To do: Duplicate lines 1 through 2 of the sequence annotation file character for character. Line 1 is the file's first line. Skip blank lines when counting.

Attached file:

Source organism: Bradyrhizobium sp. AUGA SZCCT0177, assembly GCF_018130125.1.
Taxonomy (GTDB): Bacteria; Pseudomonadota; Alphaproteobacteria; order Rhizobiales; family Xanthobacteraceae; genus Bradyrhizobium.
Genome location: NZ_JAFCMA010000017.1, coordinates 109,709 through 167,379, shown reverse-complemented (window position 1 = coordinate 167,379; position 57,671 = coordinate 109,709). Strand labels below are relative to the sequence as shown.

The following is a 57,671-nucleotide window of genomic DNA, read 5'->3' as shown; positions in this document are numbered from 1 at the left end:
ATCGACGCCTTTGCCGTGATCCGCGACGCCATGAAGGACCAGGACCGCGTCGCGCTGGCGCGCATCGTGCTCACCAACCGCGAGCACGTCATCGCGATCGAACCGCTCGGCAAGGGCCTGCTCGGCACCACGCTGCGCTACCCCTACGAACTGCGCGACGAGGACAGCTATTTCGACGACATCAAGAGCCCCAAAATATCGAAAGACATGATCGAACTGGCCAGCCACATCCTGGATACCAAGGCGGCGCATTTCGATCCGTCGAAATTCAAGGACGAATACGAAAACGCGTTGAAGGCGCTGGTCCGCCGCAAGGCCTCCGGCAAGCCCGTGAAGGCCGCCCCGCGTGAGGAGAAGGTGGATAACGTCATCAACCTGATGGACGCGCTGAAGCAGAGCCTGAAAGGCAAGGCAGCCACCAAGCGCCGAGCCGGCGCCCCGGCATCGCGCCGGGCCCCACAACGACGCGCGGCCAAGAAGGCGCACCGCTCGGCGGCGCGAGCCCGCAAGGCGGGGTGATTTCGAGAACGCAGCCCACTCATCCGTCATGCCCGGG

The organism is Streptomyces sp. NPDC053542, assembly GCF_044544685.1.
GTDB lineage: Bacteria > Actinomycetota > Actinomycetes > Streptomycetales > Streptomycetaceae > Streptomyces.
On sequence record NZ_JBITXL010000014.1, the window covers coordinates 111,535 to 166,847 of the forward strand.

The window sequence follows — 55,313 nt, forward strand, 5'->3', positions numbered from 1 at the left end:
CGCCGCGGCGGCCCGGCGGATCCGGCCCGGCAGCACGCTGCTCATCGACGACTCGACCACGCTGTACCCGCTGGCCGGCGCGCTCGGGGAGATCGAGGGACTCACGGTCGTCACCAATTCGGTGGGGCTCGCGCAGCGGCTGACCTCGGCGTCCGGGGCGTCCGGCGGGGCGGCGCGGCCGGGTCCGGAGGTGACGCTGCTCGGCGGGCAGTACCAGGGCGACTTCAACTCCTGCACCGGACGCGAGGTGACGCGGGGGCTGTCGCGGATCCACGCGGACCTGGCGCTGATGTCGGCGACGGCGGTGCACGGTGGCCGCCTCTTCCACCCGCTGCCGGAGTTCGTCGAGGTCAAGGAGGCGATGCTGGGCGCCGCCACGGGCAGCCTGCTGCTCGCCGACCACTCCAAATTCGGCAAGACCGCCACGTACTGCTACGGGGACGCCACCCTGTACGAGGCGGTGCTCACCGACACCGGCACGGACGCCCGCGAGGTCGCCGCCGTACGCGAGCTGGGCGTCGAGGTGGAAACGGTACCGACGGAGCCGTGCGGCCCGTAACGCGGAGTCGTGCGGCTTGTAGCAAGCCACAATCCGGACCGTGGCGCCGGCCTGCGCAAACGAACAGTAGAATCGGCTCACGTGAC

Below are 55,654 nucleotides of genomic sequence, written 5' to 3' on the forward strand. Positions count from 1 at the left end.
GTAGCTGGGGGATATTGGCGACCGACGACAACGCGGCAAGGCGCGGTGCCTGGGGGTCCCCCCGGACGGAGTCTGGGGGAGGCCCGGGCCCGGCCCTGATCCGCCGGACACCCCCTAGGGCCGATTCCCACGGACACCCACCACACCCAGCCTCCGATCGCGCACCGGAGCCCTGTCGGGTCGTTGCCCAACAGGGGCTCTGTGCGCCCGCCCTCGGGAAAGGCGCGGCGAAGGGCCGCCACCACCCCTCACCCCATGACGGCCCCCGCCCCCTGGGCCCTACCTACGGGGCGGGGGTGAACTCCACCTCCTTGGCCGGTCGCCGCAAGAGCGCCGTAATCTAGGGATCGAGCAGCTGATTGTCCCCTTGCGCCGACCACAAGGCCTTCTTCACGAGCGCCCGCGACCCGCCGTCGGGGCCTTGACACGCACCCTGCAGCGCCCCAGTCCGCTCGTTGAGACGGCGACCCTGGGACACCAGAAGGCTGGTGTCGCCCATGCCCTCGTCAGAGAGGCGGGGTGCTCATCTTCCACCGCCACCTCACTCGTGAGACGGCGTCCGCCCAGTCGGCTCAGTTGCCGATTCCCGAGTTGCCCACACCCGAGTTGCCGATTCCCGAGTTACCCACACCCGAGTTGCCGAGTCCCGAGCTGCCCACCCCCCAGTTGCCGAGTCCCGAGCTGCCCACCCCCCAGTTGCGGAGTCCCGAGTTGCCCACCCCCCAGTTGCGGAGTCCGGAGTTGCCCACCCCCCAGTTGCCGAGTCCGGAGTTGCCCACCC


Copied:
Source organism: Bradyrhizobium sp. AUGA SZCCT0177, assembly GCF_018130125.1.
Taxonomy (GTDB): Bacteria; Pseudomonadota; Alphaproteobacteria; order Rhizobiales; family Xanthobacteraceae; genus Bradyrhizobium.